EMILYs List President Stephanie Schriock acknowledged that her group is going to be outspent by Republican super PACs in the lead-up to the November elections.
“Women are a very important part of Democratic victories,” said Rep. Allyson Schwartz (Pa.), who is the Democratic Congressional Campaign Committee’s recruitment chairwoman. “But this year, in particular, there is such a sharp contrast on where Republicans stand on issues of importance to women. … That could well make the difference in this election.”
Democratic pollster Celinda Lake concurs that women will tip the balance in 2012 — but she said they could tilt either way. Despite a gender gap that has historically favored Democrats, female voters sided with Republicans by 1 point in 2010, according to Lake’s research. That election was also the first election since 1978 that saw a decline in female representation in the House; only one woman was elected to the Senate.
“In general, women voters will be the undecided voters,” Lake said, adding that the economy remains paramount. “They’re leaning Democratic, but they are still up for grabs.”
Republicans, too, are fielding a strong crop of female candidates, GOP organizers said, including four running for Senate. The notion that issues such as contraception will drive female voters is exaggerated, said Julie Conway, executive director of View PAC, which backs Republican female candidates.
“Women care about taxes, women care about health care,” Conway said. “Women care about all the same issues men care about.”
EMILY’s List’s traditional fundraising model, which was built largely on “bundling” low-dollar contributions on behalf of female candidates, also presents challenges for the group in the wake of the Supreme Court’s 2010 ruling to deregulate political spending. In 2002, according to the CRP, EMILY’s List was the top-grossing PAC, with $22.7 million in receipts.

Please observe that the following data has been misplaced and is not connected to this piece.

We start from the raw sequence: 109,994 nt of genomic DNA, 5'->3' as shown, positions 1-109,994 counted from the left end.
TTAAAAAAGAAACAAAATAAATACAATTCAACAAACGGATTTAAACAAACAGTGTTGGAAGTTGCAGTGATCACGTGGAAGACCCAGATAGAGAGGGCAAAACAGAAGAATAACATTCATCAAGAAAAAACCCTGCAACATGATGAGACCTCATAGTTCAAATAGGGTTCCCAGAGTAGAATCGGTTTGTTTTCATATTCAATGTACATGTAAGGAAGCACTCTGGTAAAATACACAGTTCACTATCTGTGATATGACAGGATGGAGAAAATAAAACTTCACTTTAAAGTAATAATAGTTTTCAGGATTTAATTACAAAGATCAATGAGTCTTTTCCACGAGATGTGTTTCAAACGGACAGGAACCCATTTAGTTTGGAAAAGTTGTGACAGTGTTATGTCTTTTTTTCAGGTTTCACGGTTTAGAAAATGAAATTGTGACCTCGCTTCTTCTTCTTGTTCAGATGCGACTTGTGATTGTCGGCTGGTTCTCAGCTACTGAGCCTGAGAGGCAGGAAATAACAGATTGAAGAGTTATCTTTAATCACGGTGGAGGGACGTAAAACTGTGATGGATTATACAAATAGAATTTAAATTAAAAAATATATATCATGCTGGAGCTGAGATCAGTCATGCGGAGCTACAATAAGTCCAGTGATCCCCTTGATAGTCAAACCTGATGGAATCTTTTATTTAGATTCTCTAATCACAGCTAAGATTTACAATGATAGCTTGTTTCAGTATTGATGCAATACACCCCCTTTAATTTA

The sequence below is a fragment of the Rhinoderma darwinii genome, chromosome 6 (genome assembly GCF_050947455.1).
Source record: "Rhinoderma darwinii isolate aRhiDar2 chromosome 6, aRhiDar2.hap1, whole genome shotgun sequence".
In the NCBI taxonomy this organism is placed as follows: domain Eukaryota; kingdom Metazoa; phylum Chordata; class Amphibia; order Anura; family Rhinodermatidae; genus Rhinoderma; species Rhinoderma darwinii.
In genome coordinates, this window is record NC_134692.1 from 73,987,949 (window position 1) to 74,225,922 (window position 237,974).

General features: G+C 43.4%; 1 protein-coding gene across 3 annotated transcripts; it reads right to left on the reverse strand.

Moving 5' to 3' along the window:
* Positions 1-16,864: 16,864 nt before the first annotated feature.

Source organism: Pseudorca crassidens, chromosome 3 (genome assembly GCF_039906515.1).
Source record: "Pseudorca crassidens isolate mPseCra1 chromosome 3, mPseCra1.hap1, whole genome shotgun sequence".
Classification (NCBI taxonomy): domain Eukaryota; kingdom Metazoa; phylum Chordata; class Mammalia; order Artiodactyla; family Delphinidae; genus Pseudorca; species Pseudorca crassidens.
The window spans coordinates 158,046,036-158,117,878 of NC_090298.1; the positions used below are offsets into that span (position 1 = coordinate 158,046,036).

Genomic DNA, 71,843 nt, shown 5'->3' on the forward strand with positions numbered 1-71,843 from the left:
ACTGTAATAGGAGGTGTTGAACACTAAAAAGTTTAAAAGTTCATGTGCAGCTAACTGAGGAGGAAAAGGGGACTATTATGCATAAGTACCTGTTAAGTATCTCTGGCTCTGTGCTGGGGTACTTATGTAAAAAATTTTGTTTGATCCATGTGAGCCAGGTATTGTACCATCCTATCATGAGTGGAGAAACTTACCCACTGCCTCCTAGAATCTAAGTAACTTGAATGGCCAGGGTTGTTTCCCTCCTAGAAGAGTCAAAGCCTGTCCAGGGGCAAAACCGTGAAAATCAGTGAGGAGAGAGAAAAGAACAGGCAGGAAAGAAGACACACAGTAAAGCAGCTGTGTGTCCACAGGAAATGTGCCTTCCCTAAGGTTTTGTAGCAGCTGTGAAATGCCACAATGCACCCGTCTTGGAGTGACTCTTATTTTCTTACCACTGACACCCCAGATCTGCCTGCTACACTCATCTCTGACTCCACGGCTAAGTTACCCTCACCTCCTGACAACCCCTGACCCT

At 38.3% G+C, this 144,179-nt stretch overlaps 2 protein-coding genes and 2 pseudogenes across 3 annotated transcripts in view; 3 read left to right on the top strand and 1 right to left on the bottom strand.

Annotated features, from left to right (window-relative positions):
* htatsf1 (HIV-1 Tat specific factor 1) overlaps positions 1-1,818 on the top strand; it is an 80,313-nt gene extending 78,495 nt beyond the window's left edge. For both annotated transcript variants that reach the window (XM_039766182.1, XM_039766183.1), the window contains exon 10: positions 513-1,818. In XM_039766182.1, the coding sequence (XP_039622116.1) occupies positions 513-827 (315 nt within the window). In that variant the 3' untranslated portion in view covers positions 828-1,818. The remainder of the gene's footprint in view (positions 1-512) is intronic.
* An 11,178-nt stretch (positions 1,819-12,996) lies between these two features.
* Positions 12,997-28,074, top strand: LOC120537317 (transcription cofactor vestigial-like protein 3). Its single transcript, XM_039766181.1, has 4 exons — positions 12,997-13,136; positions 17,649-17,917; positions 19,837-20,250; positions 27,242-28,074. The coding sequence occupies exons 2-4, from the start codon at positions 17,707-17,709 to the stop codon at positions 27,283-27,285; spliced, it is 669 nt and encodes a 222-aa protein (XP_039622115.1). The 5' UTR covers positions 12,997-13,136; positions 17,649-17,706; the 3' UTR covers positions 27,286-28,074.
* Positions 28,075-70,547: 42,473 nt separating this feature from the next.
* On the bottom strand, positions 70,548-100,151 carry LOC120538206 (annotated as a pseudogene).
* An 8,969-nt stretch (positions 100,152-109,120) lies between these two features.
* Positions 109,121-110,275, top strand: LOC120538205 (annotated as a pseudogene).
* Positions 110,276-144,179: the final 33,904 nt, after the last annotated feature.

But the group’s PAC receipts this year, along with the $1.3 million the group has raised for its Women Vote! super PAC, pale next to the tens of millions of dollars raised by a long list of GOP-friendly super PACs, who in this election have dramatically outraised their Democratic counterparts. Among super PACs, EMILY’s List ranks 25th in receipts, according to Political MoneyLine.
Schriock has responded by leveraging the group’s longtime knack for organizing and coordinating progressive groups. The group takes credit for beating back a challenge in the previous election to Sen. Patty Murray (Wash.), who chairs the Democratic Senatorial Campaign Committee, in part by coordinating a $4 million campaign of outside spending alongside labor and environmental groups.
This year, EMILY’s List partnered with the Service Employees International Union and the Democratic-friendly House Majority PAC to help Democratic Rep. Suzanne Bonamici win a special election in Oregon. EMILY’s List has also teamed up with Majority PAC and other Democratic-friendly super PACs to spend $1 million defending Sen. Claire McCaskill (D-Mo.) against an onslaught of $6 million in spending by conservative outside groups.
“EMILY’s List and our partners in the party need to make sure that women are mobilized, that they have the information they need and that they get to the polls,” Schriock said. “We’re going to have to do that underneath a tsunami of misinformation that is going to be coming from untold sources of Republican money. We’ve never seen an election like this.”
Vice President Joe Biden waits to conduct a mock swearing-in ceremony with Sen. Brian Schatz, D-Hawaii, in the Capitol's Old Senate Chamber, December 2, 2014. Schatz was sworn in to serve the remainder of his term since he was appointed to the seat after Sen. Daniel Inouye, D-Hawaii, passed away.